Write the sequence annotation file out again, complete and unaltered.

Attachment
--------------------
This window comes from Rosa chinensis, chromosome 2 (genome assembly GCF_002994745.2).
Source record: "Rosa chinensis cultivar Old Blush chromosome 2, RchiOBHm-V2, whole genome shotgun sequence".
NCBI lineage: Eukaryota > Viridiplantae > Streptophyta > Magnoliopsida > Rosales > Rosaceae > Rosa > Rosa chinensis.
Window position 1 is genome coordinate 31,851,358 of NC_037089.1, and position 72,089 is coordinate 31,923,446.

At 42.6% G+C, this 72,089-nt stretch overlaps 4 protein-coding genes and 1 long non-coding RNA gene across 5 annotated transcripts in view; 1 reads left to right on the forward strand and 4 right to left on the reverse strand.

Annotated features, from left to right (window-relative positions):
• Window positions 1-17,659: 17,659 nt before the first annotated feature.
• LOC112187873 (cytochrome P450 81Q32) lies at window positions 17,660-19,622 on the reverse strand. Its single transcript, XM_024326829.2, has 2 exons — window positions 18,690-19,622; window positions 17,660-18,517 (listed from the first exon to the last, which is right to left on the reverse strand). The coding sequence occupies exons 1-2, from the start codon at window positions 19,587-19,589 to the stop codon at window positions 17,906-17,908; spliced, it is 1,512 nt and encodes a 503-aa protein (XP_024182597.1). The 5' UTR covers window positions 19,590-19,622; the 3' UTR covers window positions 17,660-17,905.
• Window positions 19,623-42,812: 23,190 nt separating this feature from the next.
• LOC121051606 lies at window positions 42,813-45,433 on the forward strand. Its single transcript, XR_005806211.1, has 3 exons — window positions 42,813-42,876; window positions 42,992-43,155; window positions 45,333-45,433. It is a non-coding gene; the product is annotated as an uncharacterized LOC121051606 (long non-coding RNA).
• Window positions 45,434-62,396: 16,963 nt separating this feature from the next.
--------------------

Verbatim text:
This window comes from Rosa chinensis, chromosome 2 (genome assembly GCF_002994745.2).
Source record: "Rosa chinensis cultivar Old Blush chromosome 2, RchiOBHm-V2, whole genome shotgun sequence".
NCBI lineage: Eukaryota > Viridiplantae > Streptophyta > Magnoliopsida > Rosales > Rosaceae > Rosa > Rosa chinensis.
Window position 1 is genome coordinate 31,851,358 of NC_037089.1, and position 72,089 is coordinate 31,923,446.

At 42.6% G+C, this 72,089-nt stretch overlaps 4 protein-coding genes and 1 long non-coding RNA gene across 5 annotated transcripts in view; 1 reads left to right on the forward strand and 4 right to left on the reverse strand.

Annotated features, from left to right (window-relative positions):
• Window positions 1-17,659: 17,659 nt before the first annotated feature.
• LOC112187873 (cytochrome P450 81Q32) lies at window positions 17,660-19,622 on the reverse strand. Its single transcript, XM_024326829.2, has 2 exons — window positions 18,690-19,622; window positions 17,660-18,517 (listed from the first exon to the last, which is right to left on the reverse strand). The coding sequence occupies exons 1-2, from the start codon at window positions 19,587-19,589 to the stop codon at window positions 17,906-17,908; spliced, it is 1,512 nt and encodes a 503-aa protein (XP_024182597.1). The 5' UTR covers window positions 19,590-19,622; the 3' UTR covers window positions 17,660-17,905.
• Window positions 19,623-42,812: 23,190 nt separating this feature from the next.
• LOC121051606 lies at window positions 42,813-45,433 on the forward strand. Its single transcript, XR_005806211.1, has 3 exons — window positions 42,813-42,876; window positions 42,992-43,155; window positions 45,333-45,433. It is a non-coding gene; the product is annotated as an uncharacterized LOC121051606 (long non-coding RNA).
• Window positions 45,434-62,396: 16,963 nt separating this feature from the next.